How to make sure if the applicant for your remote job is the right fit

You have made tremendous efforts to select the best applicants from a talent pool. You also conducted plenty of interviews with the best applicants. After the interviews, many candidates will be disqualified. You act like you always do: reject them even more politely, as they’ve spent time on talking with you. Let them know they are dismissed quickly, and it is polite. They might hunt for other jobs as well and still wait for your feedback. With those who qualified during the interview, you should do a test job. That is the first step in the process, where you make sure that they are a great fit.

Testing your applicants for a remote job

It can be tricky because it highly depends on the position you are about to fill. Also keep in mind that if the test job requires more than a couple of hours, you should pay their time. Some companies even pay a flat fee for the test job, regardless of the time. It’s polite and respectful.

Note that the test job’s goal is simple: it is done only to test their skills. Nothing else. Let’s say you are hiring a marketer. The candidate has excellent skills, and it got confirmed by a background check. The candidate also did great during the interview, sharp, proactive, prompt, not too pushy and chemistry worked too. However, you are a developer shop who wants more clients and this candidate only worked for SaaS startups before. The candidate might have a unique approach to your company that misaligned with your goals. So even if on paper everything is fine, you still need to make sure that the candidate is the right candidate solely for you. 

On the test job, ask something presentable and deliverable. Even if you pay for it, the test job shouldn’t take more than a day of work. It should relate to the position, so if you are hiring a developer, ask for a code on a non-relevant project of yours. If you are hiring a PR person, ask for a copy of a press release with a couple of journalist names to pitch the article. If you are hiring a customer service agent, bring out some issues and let the candidate answer the questions. It’s up to you and your business, but keep it relevant, brief and reviewable. Set a deadline and let them know that they are free to ask anything but that doesn’t change the deadline. You need to check the quality of the test work of course, but also keep an eye on how this small project has been managed, how the candidate communicated.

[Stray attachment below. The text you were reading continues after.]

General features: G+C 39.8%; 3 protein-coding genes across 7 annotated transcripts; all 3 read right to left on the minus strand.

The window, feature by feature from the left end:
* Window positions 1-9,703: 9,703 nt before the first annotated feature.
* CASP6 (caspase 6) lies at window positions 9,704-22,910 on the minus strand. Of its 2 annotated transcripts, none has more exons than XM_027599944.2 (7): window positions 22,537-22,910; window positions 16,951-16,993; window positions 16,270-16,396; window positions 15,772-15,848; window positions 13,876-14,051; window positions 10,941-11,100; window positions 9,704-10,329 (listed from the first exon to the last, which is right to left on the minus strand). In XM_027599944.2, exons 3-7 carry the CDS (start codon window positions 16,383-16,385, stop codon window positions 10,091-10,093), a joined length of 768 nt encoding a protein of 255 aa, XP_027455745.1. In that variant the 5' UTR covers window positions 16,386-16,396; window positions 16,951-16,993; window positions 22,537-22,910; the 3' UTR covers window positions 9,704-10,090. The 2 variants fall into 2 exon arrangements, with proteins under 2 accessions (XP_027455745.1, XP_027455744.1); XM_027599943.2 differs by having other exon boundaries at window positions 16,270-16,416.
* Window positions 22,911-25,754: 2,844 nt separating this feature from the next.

By Peter Benei


How to make sure applicants are a great fit

Those who made it through here are worth to hire. There should be only a handful of them. From now on, only one thing matters – culture. Everything that has happened until this point was to test if the candidate can work remotely and can deliver value to your company. However, none of this matter if they can’t fit in your team and company culture. Now testing this out is tricky, and seriously there are no general recipes for this. It all depends on what your company culture is. The last interview should test this out. 

There is no recipe on how to test the cultural fit, but I always recommend one approach that is indeed working for others. The method is the podium talk. Sure you can examine personality traits through various tools and assessment, but ultimately, your team has to work with someone new. So your team has to make the call. Anyone who made this far is worth to hire as they have the skills and capabilities, plus they can work with you. From your point of view, anyone from your now narrowed shortlist would be a great fit. So why you are the one who picks? Let your team choose whom they want to work with.